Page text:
Budgeting

5 Ways to be Social Without Spending More Than $15

party on a budget

Joanne Poh

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Trying to save money doesn’t mean you have to hide your face in shame and cut off contact with everyone who ever knew you.

Granted, your days of chartering yachts for parties and comparing Prada bags with the girls might be over. And sure, some people might fall off the map completely, especially if you’ve only ever met them at Pangaea or they use the word “plebian” un-ironically in everyday speech.

But that doesn’t mean you need to say goodbye to your social life.

When you don’t want to spend much money, you need to open your mouth and suggest cheap things to do.

If you don’t, nobody is going to come save you when you’re sitting in front of a $50 plate of pasta and wondering how the hell you got there.

Here are some of the most common social activities people partake in without thinking about the costs—and how you can deflect them by suggesting cheap alternatives.

 

1. Watching Movies

Weekend movie tickets aren’t cheap, and if you factor in popcorn, Coke and the risk of being dragged to another romantic comedy in which Richard Gere gets it on with a girl dying of cancer, the dangers are clear.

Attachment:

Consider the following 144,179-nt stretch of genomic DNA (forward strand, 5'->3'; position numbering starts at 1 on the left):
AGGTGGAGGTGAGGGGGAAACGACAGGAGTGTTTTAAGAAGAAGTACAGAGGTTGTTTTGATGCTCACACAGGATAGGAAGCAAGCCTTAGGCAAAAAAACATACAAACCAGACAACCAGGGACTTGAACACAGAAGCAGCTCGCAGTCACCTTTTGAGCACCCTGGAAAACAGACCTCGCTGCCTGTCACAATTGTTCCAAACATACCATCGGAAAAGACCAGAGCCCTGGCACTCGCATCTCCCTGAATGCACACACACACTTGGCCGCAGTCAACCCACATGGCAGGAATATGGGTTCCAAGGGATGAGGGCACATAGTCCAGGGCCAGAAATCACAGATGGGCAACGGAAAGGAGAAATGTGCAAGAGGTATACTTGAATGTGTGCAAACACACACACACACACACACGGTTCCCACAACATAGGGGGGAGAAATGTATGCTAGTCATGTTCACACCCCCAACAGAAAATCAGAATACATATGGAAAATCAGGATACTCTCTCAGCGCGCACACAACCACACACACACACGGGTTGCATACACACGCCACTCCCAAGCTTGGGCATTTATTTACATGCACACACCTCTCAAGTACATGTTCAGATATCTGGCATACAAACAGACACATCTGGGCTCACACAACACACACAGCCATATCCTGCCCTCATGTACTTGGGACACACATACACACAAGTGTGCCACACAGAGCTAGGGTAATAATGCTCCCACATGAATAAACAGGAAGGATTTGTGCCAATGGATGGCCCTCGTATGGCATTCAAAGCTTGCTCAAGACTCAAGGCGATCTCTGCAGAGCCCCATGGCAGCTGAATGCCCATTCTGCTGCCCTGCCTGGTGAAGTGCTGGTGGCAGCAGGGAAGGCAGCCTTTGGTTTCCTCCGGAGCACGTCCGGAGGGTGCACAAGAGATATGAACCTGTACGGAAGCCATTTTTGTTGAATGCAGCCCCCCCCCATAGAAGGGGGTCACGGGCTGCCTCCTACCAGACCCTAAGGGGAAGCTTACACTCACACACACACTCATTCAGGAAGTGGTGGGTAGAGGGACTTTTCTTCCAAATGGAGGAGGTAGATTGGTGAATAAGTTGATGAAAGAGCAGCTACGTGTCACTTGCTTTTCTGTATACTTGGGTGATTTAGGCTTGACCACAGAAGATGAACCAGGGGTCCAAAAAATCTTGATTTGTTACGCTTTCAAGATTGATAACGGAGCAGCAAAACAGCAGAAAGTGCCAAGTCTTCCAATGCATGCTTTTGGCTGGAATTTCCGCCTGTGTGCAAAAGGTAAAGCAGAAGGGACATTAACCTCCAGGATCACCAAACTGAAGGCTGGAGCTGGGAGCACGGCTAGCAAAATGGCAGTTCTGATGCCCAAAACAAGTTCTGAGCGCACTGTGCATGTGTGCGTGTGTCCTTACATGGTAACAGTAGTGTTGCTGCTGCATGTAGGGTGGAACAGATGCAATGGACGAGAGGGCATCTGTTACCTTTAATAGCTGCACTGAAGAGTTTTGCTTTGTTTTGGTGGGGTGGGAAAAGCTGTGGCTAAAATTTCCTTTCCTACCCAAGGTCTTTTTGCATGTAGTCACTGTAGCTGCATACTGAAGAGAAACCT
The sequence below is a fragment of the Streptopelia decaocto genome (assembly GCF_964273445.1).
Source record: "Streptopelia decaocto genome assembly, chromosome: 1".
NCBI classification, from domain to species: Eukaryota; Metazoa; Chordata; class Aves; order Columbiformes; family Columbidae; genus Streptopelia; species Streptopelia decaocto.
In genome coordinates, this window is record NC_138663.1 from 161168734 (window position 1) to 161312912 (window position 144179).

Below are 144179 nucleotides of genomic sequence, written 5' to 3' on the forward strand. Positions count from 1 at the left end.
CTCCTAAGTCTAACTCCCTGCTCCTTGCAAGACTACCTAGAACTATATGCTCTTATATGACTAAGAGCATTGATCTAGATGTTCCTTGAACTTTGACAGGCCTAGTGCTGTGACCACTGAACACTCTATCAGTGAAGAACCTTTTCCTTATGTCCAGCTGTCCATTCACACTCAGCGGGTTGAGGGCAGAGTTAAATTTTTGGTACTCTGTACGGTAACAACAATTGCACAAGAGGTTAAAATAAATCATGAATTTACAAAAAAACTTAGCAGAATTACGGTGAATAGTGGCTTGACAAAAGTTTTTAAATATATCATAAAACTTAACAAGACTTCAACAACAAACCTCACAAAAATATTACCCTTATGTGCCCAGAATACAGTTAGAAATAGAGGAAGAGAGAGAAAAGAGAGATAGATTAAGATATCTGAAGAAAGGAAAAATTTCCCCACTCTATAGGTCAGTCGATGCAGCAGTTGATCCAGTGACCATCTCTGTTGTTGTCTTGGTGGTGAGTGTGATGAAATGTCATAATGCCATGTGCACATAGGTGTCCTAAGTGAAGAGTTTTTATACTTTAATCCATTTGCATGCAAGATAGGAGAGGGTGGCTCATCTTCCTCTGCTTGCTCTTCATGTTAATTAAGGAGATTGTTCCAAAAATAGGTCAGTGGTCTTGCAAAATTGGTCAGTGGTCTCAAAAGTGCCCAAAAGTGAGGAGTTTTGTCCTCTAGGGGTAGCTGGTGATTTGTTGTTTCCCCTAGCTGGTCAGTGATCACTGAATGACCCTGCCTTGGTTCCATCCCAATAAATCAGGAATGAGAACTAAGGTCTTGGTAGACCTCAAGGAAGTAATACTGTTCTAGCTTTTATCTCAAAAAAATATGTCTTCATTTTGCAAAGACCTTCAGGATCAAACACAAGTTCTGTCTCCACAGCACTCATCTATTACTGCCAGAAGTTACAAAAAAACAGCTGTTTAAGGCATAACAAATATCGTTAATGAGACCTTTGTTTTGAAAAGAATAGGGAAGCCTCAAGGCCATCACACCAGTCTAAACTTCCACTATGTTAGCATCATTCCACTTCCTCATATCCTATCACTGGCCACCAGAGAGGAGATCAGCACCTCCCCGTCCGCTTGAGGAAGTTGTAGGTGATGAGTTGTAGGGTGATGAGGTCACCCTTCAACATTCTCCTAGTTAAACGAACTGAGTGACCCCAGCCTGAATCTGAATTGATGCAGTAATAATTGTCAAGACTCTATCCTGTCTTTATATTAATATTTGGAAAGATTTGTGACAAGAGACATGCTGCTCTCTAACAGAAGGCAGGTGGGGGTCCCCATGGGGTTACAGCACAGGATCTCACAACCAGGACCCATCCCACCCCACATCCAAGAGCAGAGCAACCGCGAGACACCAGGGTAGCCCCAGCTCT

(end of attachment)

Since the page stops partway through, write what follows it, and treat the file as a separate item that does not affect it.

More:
How to deflect: Announce that you’ve already obtained a copy of the movie on the Internet or in Malaysia, and invite everyone over to watch it for free.

If they insist: Check the promotions pages on the Cathay Cineplexes, Golden Village and Shaw Theatres websites and then suggest taking advantage of one of the deals. Some of the best are:

  • Shaw Theatres offers SAFRA members 1-for-1 weekend movie tickets, as well as $1 to $3 off from Mondays to Thursdays.
  • Cathay Cineplexes offers M1 mobile subscribers 1-for-1 movie tickets on Sundays if they book early enough.
  • Golden Village enables you to buy two tickets and bring along a child under 12 for free. Useful if you have a kid or are under 12 yourself.

 

2. Boozing

If going out for a couple of bottles of beer sounds like an inviting way to end the week, you might change your mind upon discovering that one bottle actually costs $25 and contains craft beer brewed by virgins in the Himalayas.

How to deflect: With a cheap picnic mat from Daiso you can drink anywhere. Suggest getting a few beers at 7-11 and hanging out under the stars on the pier at Marina Bay Sands, under the super trees at Gardens by the Bay, on the famous Read Bridge at Clarke Quay or whatever other location you’re resourceful enough to ferret out.

 If they insist: Check out the list of cheap places to drink elsewhere on Moneysmart and steer your friends in the appropriate direction.

 

3. Eating Out

Sure, there are times when you get tired of subsisting on bread and water. But if your friends eat out every day at restaurants where the waiters earn more than you, it’s time to take matters into your own hands.

How to deflect: If you pull a long face and insist on eating economy rice, very soon nobody will want to hang out with you. Instead, start raving about the incredible Whitley Road Big Prawn Noodles at Novena or the fried carrot cake at Chomp Chomp and you’ll get a better response.